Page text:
February 16, 2018

Lucky 13 | ER&L Preview 2018

The 13th annual Electronic Resources and Libraries (ER&L) conference returns to the AT&T Conference Center at the University of Texas at Austin on March 4–7, offering attendees a range of presentations on electronic resources management (ERM) in seven tracks: licensing, collection development, organizational strategies, external relationships, user experience (UX), scholarly communications and library publishing, and emerging technologies and trends.

New this year is an ER&L 101 program, highlighting workshops and presentations in all seven topical tracks that will appeal to attendees who are newer to the profession. These include Trials and Tribulations: Managing Trials Effectively (Mon., Mar. 5, 3–3:45 p.m.), Getting Started with Usage Statistics (Tues., Mar. 6, 10:45–11:30 a.m.), and Communicating Accessibility to Third-Party Vendors (Tues., Mar. 6, 4:30–4:45 p.m.). A Community Conversation brainstorming session regarding the new 101 program will also be held on the final day of the show (Wed., Mar. 7, 8:30–9:15 a.m.).

This year’s featured speakers include Data & Society founder and principal researcher for Microsoft danah boyd, who will present on The Messy Reality of Algorithmic Culture (Tues., Mar. 6, 1–1:45 p.m.), Data & Society researcher Robyn Caplan presenting the opening keynote (Mon., Mar. 5, 9–10 a.m.), and Siva Vaidhyanathan, director of the Center for Media and Citizenship at the University of Virginia, presenting the closing keynote on Antisocial Media: How Facebook Disconnects People and Undermines Democracy (Wed., Mar. 7, 10:30–11:30 a.m.).

The fourth annual Designing for Digital (D4D) UX conference will once again be collocated with ER&L March 5–7. D4D will feature keynote addresses from National Public Radio information architect Veronica Erb and Facebook product designer Debashish Paul, as well as UX-focused presentations on organizational strategies, service and physical space design, UX tools and methods, UX in practice, emerging trends, and more.

Optimal budget management is always a key theme. This year presentations include Merging and Meshing Data in Collections: Finding Measures To Demonstrate an Academic Library’s Positive Value (Mon., Mar. 5, 10:45–11:30 a.m.), which will cover a major cost per use project recently completed by the University of Alabama Libraries. Do We Know What We’re Paying For? Assessment of Use of Electronic Resources (Mon., Mar. 5, 3–3:45 p.m.) highlights unique ways to analyze use data from publishers such as Elsevier, Springer, and Wiley to ensure that the library is receiving a good return on investment. And EBA, DDA, ATO, Oh My! Testing Different Acquisitions Models for the Best ROI examines how Embry-Riddle Aeronautical University’s experimentation with a variety of new acquisitions models has helped lower costs.

However, counterpoint session A Very Bad Idea: Calculating ROI in Libraries (Tues., Mar. 6, 3:15–4 p.m.) cautions, “while it is tempting to follow [the return on investment] model for demonstrating value, it is the first step toward a system where everything will have to have a demonstrated value.”

In addition to a four-hour workshop on Advanced Licensing and Copyright—Juggling Negotiation, Management, and Compliance (Sun., Mar. 4, 1–5 p.m.), deep-dive sessions on current issues in licensing include the aptly named Did We Buy This? Untangling Which Materials Are Licensed with the Help of Modern Technology (Mon., Mar. 5, 10:45–11:30 a.m.), which explores a tool developed by OhioLINK for tracking contracts, licensed materials, and participating libraries in a consortium environment. Best Practices for Licensing Online Video Efficiently and Effectively (Mon., Mar. 5, 4–4:45 p.m.) offers practical tips for managing all aspects of licensing online videos, which are becoming increasingly prevalent in libraries and important to patrons. And Into the Great Wide Open: Licensing, Vendor Relations, and Data Security During “Interesting Times” (Tues., Mar. 6, 4:15–5 p.m.) discusses “the areas of intersection [among] licensing, vendor relations, and the successful resolution of incidents of prohibited use of content and their associated IP blocks.”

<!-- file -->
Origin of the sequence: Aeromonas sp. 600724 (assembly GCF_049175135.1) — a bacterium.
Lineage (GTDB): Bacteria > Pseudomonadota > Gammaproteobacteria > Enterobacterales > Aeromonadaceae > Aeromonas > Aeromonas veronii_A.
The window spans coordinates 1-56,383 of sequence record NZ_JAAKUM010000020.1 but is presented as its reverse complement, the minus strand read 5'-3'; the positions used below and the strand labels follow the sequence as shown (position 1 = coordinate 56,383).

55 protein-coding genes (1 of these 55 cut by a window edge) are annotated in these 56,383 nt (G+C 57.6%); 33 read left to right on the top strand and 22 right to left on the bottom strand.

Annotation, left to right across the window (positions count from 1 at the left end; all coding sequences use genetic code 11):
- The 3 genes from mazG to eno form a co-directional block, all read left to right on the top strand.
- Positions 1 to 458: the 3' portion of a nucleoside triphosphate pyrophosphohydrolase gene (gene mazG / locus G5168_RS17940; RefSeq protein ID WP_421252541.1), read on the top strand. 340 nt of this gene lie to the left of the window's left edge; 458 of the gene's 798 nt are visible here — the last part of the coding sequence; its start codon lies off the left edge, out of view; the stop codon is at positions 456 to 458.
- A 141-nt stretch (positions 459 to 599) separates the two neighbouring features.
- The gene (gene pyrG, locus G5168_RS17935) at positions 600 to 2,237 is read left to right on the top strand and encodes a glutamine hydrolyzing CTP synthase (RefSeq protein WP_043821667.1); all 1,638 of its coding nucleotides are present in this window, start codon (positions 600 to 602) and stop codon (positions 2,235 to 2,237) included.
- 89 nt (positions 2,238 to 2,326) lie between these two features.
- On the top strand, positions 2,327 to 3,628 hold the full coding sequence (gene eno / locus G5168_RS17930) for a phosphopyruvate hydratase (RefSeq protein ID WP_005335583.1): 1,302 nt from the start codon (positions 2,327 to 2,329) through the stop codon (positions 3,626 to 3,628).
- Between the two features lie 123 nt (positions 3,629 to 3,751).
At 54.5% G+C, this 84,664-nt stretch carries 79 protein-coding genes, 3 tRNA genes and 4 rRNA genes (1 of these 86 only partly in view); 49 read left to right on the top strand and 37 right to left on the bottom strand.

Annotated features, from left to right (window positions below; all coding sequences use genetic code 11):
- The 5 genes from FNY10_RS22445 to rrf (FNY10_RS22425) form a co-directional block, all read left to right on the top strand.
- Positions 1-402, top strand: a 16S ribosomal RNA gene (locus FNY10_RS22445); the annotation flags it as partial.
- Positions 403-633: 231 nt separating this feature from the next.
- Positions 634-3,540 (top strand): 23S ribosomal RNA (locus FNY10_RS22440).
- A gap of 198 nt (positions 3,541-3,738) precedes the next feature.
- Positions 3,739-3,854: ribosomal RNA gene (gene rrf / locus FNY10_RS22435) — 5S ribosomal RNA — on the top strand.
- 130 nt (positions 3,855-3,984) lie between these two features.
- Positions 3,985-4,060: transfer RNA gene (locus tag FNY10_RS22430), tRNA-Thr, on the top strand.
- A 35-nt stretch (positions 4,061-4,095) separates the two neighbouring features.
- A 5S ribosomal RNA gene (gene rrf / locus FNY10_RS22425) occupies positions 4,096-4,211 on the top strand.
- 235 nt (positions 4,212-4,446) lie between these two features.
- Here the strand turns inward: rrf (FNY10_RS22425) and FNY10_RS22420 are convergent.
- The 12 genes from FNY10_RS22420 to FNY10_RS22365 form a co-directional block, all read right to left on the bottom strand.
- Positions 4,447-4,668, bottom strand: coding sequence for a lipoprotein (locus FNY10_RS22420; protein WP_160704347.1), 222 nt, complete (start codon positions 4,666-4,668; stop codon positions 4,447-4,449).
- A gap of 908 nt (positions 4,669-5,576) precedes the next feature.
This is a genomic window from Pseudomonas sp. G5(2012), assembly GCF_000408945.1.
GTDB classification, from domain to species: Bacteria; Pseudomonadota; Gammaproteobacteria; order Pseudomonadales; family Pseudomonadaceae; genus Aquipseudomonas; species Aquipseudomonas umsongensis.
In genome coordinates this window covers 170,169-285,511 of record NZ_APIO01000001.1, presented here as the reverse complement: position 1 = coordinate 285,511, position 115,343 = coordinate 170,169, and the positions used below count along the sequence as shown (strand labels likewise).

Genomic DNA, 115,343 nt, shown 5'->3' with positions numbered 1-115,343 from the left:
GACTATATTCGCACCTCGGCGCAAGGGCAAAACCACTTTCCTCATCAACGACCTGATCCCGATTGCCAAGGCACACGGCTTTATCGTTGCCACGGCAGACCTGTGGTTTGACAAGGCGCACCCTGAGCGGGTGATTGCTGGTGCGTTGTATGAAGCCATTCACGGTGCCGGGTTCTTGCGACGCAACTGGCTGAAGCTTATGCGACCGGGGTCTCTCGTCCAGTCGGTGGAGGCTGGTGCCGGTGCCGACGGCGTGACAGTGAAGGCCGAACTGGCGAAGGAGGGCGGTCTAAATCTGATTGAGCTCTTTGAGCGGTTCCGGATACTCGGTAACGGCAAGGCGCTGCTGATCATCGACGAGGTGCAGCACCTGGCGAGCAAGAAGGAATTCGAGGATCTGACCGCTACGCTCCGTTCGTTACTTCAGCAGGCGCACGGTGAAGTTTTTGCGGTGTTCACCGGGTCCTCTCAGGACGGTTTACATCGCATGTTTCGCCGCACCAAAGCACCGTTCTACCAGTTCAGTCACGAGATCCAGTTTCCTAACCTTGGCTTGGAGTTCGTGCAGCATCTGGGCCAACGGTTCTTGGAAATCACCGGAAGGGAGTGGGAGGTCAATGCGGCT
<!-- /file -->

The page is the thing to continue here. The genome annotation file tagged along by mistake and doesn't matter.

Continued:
A variety of emerging technology sessions are also on tap, including Community Engagement: Using Linked Data To Increase Event Attendance and Circulation (Mon., Mar. 5, 10:45–11:30 a.m.), Cameo Role: Casting the Future of Film in the Library in the Face of Content, Demand, and Technology Change (Tues., Mar. 6, 9:15–10 a.m.), Moving Beyond IP Authentication: The New Frontier in Single Sign On (Tues., Mar. 6, 4:15–5 p.m.), and AI and the Research Ecosystem (Wed., March 7, 9:30–10:15 a.m.).

Interested librarians who can’t make it to Texas can once again check out the conference online. Two channels will stream selected sessions live during the conference each day, and all sessions, with the exception of workshops and lightning talks, will be recorded and made available within 24–48 hours of completion, totaling more than 90 hours of content. ER&L has also announced that it will be closed-captioning all of the recorded content in this year’s program. For more, check out the full schedule at https://erl18.sched.com.—Matt Enis

This article was published in Library Journal's February 1, 2018 issue. Subscribe today and save up to 35% off the regular subscription rate.

Matt Enis About Matt Enis

Matt Enis (menis@mediasourceinc.com; @matthewenis on Twitter) is Senior Editor, Technology for Library Journal.

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